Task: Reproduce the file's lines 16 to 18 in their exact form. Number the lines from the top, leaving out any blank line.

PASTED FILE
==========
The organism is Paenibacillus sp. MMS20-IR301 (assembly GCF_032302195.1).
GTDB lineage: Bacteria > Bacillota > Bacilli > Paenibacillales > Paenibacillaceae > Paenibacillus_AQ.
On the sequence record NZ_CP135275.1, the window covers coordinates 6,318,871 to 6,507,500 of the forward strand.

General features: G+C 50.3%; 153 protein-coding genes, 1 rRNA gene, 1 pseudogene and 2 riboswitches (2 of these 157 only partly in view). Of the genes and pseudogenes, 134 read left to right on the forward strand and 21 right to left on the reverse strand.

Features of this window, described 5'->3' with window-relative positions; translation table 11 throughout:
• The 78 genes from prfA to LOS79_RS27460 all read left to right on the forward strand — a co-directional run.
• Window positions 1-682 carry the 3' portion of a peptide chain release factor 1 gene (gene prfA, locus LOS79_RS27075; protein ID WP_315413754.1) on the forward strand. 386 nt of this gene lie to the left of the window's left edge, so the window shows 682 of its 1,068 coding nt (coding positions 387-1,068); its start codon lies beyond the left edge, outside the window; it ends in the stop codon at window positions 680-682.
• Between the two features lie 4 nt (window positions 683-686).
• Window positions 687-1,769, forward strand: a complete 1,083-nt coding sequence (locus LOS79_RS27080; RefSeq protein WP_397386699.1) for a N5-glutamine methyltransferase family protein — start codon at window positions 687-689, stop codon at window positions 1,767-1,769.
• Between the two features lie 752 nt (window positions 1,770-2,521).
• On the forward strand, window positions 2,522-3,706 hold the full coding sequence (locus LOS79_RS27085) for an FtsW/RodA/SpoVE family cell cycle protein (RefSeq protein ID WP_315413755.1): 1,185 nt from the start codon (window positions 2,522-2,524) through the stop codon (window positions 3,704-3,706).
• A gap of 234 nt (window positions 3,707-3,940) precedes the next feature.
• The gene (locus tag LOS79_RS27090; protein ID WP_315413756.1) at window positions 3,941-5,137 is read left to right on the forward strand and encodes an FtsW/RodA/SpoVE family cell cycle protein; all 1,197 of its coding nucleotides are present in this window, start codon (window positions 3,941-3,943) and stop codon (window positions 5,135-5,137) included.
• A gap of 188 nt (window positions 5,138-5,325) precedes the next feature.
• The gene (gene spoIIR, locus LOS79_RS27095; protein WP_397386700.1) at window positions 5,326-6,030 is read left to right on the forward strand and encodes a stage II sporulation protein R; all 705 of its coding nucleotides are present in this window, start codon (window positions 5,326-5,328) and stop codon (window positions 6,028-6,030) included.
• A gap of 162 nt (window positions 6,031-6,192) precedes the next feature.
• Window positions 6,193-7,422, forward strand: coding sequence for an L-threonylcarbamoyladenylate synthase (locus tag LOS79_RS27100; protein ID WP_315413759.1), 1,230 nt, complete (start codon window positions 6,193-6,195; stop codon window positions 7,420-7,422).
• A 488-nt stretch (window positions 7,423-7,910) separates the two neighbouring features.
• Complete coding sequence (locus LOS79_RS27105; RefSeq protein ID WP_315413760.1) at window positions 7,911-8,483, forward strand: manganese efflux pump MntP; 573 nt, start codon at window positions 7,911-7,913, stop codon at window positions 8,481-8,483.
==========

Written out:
• A gap of 162 nt (window positions 6,031-6,192) precedes the next feature.
• Window positions 6,193-7,422, forward strand: coding sequence for an L-threonylcarbamoyladenylate synthase (locus tag LOS79_RS27100; protein ID WP_315413759.1), 1,230 nt, complete (start codon window positions 6,193-6,195; stop codon window positions 7,420-7,422).
• A 488-nt stretch (window positions 7,423-7,910) separates the two neighbouring features.